The Hickory Grove Cemetery currently stands as one of the oldest cemeteries in Northeastern Pennsylvania. The historic burial ground–formally established in 1807, not only contains the final resting places of village residents, but also holds a section dedicated to the former runaway slaves who established communities in Waverly during and after the Underground Railroad Movement. Additionally, the graveyard contains an area featuring eight of the thirteen soldiers who voluntarily served the country during the Civil War. Hickory Grove remains a significant part of the region’s local history and serves as both an active burial ground and preserved link to the past.
The Hickory Grove Cemetery began with a gentleman by the name of Elder John Miller; Miller, a 32 year old preacher moved to Waverly (then known as Abington Center) in 1802 from Upstate New York and built a log cabin home along what is now known as Miller Road. From his home, Miller established the First Baptist Church of the Abingtons and held meetings in the homes of members until a formal site was erected in 1821. In 1807, the cemetery was officially established in the village by Miller on a portion of his 326 acre farm. In 1847, the tract was then enlarged and Elder Miller donated another acre and a half parcel towards its development. The location was then formally named Hickory Grove Cemetery due to the large grove of hickory trees surrounding the area. The first board of trustees for Hickory Grove were village residents: Thomas Smith, Dr. Andrew Bedford, Nicholas Reynolds, Reuben Sherman, Nathan Sherman, John Stone, Norman Phelps, Isaac Sherman, Leonard Batchelor, and James Stone. In 1875, the cemetery was expanded again when an additional half acre was purchased from village residents Charles and James Tinkham. In 1883, a lot was purchased for the burial of Civil War soldiers from Waverly; land was purchased again following World War I by the Joseph Bailey Post American Legion for the internment of its members. Subsequent land purchases were made throughout the 20th century as well as efforts to beautify the property. The Hickory Grove Cemetery is located along Miller Road and is currently featured on the Waverly Community House’s Destination Freedom Map. Many of the village members represented on the walking trail are also buried in the cemetery including: Dr. Bedford, Leonard Batchelor, and Rodman Sisson. The grave sites of the freeborn residents and former slaves who later went on to join battle in the Civil War are all located in Row 5. The Comm is currently working on compiling a separate piece which will feature specific burial locations of all individuals on the Destination Freedom Map.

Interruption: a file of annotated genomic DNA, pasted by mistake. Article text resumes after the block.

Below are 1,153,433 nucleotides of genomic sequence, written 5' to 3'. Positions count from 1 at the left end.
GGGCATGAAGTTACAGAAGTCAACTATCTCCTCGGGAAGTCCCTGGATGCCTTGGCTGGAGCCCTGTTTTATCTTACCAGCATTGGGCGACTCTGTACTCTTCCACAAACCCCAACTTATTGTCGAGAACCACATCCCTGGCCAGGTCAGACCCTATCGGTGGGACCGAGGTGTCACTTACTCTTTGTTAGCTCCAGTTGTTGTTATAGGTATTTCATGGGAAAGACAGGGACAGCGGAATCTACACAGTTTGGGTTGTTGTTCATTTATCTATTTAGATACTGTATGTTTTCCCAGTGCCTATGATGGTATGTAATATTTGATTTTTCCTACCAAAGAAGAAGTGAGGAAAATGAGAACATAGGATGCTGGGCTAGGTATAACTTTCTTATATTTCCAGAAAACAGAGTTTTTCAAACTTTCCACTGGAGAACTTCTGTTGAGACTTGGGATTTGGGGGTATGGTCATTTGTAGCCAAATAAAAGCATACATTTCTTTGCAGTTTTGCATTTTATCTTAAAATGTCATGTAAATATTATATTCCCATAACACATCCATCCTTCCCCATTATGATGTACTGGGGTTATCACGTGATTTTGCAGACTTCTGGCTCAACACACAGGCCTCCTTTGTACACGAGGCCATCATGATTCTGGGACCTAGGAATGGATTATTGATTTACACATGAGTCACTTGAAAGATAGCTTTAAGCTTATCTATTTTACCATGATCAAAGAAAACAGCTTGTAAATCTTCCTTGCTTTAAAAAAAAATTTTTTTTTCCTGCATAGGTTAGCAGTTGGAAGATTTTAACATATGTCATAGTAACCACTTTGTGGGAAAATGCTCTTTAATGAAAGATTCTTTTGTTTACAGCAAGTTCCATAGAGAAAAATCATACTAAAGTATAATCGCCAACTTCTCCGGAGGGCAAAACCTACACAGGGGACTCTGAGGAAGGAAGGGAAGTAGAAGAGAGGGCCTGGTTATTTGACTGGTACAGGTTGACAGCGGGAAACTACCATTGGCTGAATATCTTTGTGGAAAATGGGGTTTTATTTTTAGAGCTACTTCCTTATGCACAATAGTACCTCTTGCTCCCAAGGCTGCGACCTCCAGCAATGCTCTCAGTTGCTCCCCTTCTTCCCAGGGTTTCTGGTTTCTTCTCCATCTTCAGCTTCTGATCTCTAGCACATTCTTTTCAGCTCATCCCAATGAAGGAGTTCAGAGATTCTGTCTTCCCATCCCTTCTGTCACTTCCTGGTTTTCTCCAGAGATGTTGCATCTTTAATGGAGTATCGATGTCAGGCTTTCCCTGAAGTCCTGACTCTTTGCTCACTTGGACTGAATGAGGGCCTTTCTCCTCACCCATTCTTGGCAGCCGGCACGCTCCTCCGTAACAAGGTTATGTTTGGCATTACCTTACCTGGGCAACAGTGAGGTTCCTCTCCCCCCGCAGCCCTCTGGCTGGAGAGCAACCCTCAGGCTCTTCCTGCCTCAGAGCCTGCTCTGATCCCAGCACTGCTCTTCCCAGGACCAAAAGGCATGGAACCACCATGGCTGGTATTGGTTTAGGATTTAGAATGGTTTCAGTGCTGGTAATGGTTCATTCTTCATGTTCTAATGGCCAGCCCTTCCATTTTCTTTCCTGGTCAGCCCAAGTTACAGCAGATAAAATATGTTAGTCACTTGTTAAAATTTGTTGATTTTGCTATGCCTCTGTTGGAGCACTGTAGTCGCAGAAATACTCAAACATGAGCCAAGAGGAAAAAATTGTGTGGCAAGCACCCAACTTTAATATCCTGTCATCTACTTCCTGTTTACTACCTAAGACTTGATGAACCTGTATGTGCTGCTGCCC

The Hickory Grove Cemetery is a complex cultural landscape encompassing and representing many elements of both national and local history. Since 1807, the location has withstood the test of time and remains commemorative of both individuals and historical time periods within the United States.
2 thoughts on “Memorializing Village History: The Hickory Grove Cemetery”
My greatgrandfather Charles Gates Dolson 1867 – 1945, his wife Annie Allen 1867 – 1947 and their youngest son Charles Allen Dolson 1904 – 1979, are all buried in the Hickory Grove Cemetery. I believe that their dairy farm, “Sunnyland Dairy Farm” was closeby on the other side of the Carbondale Road. As I reside in southeast Norway at Rygge, I was wondering if you had anything in your collections about the dairy? I have no photographs of it or the works and would certainly appreciate any response from your collections. Thank you for your kind assistance!
Thanks so much for taking the time to read our blog!
Unfortunately, we do not have anything relating to the Sunnyland Dairy Farm in our Archive Collection. Since the Farm would have been located in Lackawanna County, I suggest contacting the Lackawanna Historical Society to see if perhaps they have any information. I have attached the link to their website, which includes their contact information below. Our Archive collection primarly features pieces related to the Waverly Community House and the Scranton Lace Factory. If you are ever interested in anything related to these subjects, please let me know and I will gladly assist you!
Link to the Lackawanna Historical Society website: